The Thursday (25 March) plenary presentation was held by Prof Frank Worrel (University of California, Berkeley), who was present in the capacity of university teacher and researcher and also as President of APA (American Psychological Association) and whose participation raised the prestige of the whole event. He reviewed the efforts to further diversity the talent support programmes, underlining the under-representation of underprivileged students. He pointed out, on the basis of the research results, that fair testing methods and assessment methods designed to offset distortions by the teachers are not sufficient in themselves to reduce this under-representation: comprehensive education policy actions are required to do so.

The last plenary session was that of Prof Péter Tibor Nagy who discussed the sociological aspects of entering the groups of the social elite. The presentation focused on the social aspects of talent support to assess the chances of underprivileged students to be admitted to the stages of elite education and employment. Given the complexity of this topic, it was not easy to see the correlations, but the domestic and international examples and statistics quoted by the lecturer gave a good illustration of the discernible trends and helped understand the social developments underlying talent support.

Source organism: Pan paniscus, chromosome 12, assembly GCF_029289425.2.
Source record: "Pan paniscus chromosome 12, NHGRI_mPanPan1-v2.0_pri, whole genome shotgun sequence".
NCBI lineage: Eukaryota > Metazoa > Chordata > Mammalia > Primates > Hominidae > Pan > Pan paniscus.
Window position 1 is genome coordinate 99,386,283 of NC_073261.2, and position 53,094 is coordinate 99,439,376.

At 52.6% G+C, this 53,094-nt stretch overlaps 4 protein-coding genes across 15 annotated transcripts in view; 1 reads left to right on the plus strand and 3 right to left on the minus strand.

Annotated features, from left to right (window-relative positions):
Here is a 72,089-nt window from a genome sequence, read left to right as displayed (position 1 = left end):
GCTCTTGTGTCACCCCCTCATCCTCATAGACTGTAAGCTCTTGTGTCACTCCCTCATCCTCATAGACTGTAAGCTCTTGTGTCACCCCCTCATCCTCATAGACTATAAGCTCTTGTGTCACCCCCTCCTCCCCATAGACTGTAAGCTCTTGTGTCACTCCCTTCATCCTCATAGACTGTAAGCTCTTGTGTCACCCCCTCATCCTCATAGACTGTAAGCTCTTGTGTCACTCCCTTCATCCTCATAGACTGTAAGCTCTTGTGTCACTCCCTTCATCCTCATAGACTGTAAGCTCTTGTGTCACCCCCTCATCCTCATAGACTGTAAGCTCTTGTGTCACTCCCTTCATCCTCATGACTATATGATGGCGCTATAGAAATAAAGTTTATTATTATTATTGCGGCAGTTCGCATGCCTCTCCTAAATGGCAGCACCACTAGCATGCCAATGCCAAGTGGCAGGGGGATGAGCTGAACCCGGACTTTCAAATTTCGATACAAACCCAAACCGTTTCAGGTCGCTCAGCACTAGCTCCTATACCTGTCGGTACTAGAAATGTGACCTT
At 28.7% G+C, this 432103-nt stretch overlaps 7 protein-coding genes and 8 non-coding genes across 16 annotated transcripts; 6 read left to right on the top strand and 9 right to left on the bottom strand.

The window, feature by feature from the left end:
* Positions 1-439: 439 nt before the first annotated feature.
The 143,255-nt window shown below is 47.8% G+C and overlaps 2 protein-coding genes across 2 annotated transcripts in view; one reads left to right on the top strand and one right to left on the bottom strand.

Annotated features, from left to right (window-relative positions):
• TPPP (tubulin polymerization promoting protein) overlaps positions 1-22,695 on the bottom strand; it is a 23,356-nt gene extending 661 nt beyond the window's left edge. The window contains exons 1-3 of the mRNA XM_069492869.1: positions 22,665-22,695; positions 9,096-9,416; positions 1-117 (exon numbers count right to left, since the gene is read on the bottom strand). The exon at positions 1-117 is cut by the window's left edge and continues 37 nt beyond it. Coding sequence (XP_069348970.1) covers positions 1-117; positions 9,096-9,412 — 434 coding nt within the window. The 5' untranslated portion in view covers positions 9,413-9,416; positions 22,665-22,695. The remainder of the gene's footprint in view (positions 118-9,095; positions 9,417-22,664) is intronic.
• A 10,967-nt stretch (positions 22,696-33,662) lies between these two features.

All in all, our experience was that although all lectures adhered to the basic topic of the Conference, i.e. Closing the Achievement Gap in Gifted Education, each presented a special perspective enriching relevant knowledge and, consequently, by the end of the Conference, the audience obtained a comprehensive picture of the psychological, pedagogical and sociological aspects of the core topic. The interactive sessions following the lectures where the audience could address direct questions to the presenters were particularly useful. Although we could not be physically together, this opportunity ensured connection and involvement.  We hope that we’ll be able to talk and think about these important issues in person at the next thematic ECHA conference.

Talent is a special kind of natural resource that is available in every country.